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Critics Brand Climate Talks Another Lost Opportunity

findlay ohio flooding AP

By Stephen Leahy

DOHA, Qatar, Dec 11 2012 (IPS)

Rich countries came to the U.N. climate talks in Doha intent on delaying needed action on climate change for another three years and a still to be hammered out new global treaty.

This delay will be extraordinarily expensive and risky.

Every year that fossil fuel emissions fail to decline adds to the cost and reduces the odds that a global temperature rise can be kept below two degrees C.

“Science says emissions need to peak in 2015,” said Kumi Naidoo, executive director of Greenpeace International, as the final plenary of COP 18 concluded last Saturday night, a full day late.

The 195 parties to the U.N. Framework Convention on Climate Change (UNFCCC) approved a set of documents called “The Doha Climate Gateway” that does not increase emission reductions or guarantee much-needed financial help to poor countries suffering present and future impacts of climate change.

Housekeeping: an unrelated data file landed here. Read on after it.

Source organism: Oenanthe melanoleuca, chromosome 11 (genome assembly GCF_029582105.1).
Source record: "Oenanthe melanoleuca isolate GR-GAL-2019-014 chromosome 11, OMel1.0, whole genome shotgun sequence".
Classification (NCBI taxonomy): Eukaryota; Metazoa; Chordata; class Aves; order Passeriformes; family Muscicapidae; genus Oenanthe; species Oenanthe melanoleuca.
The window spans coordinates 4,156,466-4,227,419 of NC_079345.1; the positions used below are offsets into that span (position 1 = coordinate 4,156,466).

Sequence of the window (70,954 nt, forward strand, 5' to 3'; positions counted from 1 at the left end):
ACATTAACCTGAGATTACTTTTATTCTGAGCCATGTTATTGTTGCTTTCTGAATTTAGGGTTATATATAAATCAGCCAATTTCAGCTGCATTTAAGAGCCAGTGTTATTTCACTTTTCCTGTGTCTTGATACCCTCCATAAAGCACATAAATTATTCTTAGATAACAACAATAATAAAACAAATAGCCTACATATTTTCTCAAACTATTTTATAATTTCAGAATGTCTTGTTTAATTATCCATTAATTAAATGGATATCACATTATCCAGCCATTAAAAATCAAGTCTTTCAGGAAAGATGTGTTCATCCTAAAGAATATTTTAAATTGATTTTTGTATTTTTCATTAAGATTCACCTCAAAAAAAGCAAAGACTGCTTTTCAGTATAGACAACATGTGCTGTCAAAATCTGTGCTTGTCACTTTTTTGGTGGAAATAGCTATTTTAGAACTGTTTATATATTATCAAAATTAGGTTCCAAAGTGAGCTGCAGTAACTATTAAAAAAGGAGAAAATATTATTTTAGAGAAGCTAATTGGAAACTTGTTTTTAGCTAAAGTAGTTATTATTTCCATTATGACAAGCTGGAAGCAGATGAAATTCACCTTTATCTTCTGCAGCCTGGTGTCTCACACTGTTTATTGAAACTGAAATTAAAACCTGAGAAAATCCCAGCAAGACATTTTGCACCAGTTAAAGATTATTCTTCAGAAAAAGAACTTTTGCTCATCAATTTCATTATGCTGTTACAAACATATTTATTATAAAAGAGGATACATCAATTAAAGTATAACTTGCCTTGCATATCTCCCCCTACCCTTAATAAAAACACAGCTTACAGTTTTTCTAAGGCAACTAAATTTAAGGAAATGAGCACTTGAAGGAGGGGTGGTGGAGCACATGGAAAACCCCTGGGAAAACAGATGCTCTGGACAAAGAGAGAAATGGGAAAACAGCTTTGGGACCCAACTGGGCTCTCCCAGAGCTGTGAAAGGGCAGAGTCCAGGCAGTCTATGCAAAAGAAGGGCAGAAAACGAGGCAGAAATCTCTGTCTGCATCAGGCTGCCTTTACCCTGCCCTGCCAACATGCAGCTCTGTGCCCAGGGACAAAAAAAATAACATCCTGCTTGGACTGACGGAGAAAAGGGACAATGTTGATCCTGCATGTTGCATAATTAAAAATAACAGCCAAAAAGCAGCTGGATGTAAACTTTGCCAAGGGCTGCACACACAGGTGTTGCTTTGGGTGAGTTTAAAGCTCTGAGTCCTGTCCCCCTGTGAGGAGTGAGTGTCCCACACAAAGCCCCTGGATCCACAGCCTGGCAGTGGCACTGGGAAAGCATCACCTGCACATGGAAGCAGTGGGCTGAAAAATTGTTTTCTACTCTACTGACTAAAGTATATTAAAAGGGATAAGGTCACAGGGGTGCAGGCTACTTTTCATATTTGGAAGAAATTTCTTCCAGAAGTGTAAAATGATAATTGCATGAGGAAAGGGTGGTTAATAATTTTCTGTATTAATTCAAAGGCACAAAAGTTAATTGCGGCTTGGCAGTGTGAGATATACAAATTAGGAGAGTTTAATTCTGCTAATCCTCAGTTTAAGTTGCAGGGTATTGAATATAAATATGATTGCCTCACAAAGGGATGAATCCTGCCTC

“Doha is a betrayal of people living with impacts now. And it is a sellout of our children and grandchildren’s future,” said Naidoo.

“The fossil fuel industry won,” said Alden Meyer, the Union of Concerned Scientists’ director of strategy and policy, who has attended nearly every one of these climate negotiations over the past 18 years.

“The science is clear that four-fifths of known fossil fuel reserves must stay in the ground but we continue to burn them like there is no tomorrow,” Meyer said.

“Doha became more of a trade fair…Negotiators protected the interests of corporations and not the needs of people,” he told IPS.

More than 16,000 delegates participated in the two-week conference of the parties (COP) in Doha, Qatar, a country rich in oil and gas in the heart of the Middle East fossil fuel empire.

Meyer, along with representatives from more than 700 civil society organisations, blamed the U.S. for blocking proposals for greater emissions cuts. The U.S. also refused to commit a singly penny to assisting countries hard hit by climate change. U.S. negotiators did acknowledge poor countries were suffering costly damages and losses.

The world has already warmed 0.8 degrees C, altering weather patterns and increasing extreme events which have led to nearly 400,000 deaths and more than 1.2 trillion dollars being lost every year, according a 2011 study.

A delegate from Bangladesh told IPS that climate-related damages cost his country three to four percent of its annual GDP. Climate change, which is also driven by deforestation and land conversion for agriculture, is undercutting development and will push his country’s and other countries’ economies into a steady decline, he said.